At least four separate human trafficking cases are now making their way through state and U.S. District Court.
Jean-Claude Toviave, a former U-M janitor and part-time tennis instructor, is federally charged with trying to pass off four African immigrants as his own children, giving them fake names to sneak them over in 2006. Documents accuse him of abusing them for years in his Ypsilanti home, which he got through Habitat for Humanity, and forcing them to do housework.
His so-called children told authorities they were deprived of food and beaten with broom handles, a plunger, electrical cords and an ice scraper when they didn't finish chores or homework. They detailed the years of abuse in journals, which police confiscated, and said Toviave threatened them if they tried to leave.
The "children" weren't a big secret. Prosecutors say he enrolled the three youngest -- they were actually 21, 20 and 15 but had been given fake birth dates -- in a public middle school. The students told counselors of the abuse, triggering an investigation.
Toviave, 42, was arrested in May and is in jail awaiting trial on human trafficking and forced labor charges.
In state court, six defendants are facing human trafficking charges in two separate cases brought by Michigan's new human trafficking unit, formed last year by state Attorney General Bill Schuette.
One case involves Detroit resident Seddrick (Gruesome) Mitchell, 32, who goes on trial in March. He is charged with enslaving two teenage girls in a home on the city's east side, forcing them to work as prostitutes and keeping all their money. Mitchell faces up to life in prison if convicted.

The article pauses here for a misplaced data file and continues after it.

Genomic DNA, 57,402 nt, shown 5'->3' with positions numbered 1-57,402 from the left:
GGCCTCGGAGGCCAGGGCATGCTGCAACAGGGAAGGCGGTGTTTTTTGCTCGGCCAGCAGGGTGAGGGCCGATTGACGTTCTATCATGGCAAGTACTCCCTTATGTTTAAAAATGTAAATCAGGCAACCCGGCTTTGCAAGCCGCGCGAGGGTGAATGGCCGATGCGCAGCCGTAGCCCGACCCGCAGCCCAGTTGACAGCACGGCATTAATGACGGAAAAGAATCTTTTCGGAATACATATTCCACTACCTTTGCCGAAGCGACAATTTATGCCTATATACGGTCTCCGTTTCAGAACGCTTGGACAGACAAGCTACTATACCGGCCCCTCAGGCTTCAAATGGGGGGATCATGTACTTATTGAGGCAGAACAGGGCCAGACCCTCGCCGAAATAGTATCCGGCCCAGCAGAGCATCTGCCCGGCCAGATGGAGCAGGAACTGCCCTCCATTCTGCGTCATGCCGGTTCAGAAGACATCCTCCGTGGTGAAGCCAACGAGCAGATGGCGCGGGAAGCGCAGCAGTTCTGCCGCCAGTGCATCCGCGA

In the other case, five metro Detroiters were charged in December with running a human trafficking operation through a prostitution ring called Detroit Pink. Authorities say it involved at least one minor and forced drug running across the country.
In federal court, Ukrainian nightclub owner Veniamin Gonikman, who was once on the U.S. government's most wanted list, will be sentenced in March for his role in a smuggling operation that forced Eastern European women to work in Detroit strip clubs and forfeit all their earnings -- more than $1 million worth. He faces 41-51 months in prison.
"Here we are in 2012 ... and there are women and children and men held against their will here in America. I think that's a sobering thought," said Special Agent Brian Moskowitz of the ICE Homeland Security Investigations, which handles international human trafficking cases.
Especially troubling, he added, is the victims' fear that they can't escape.
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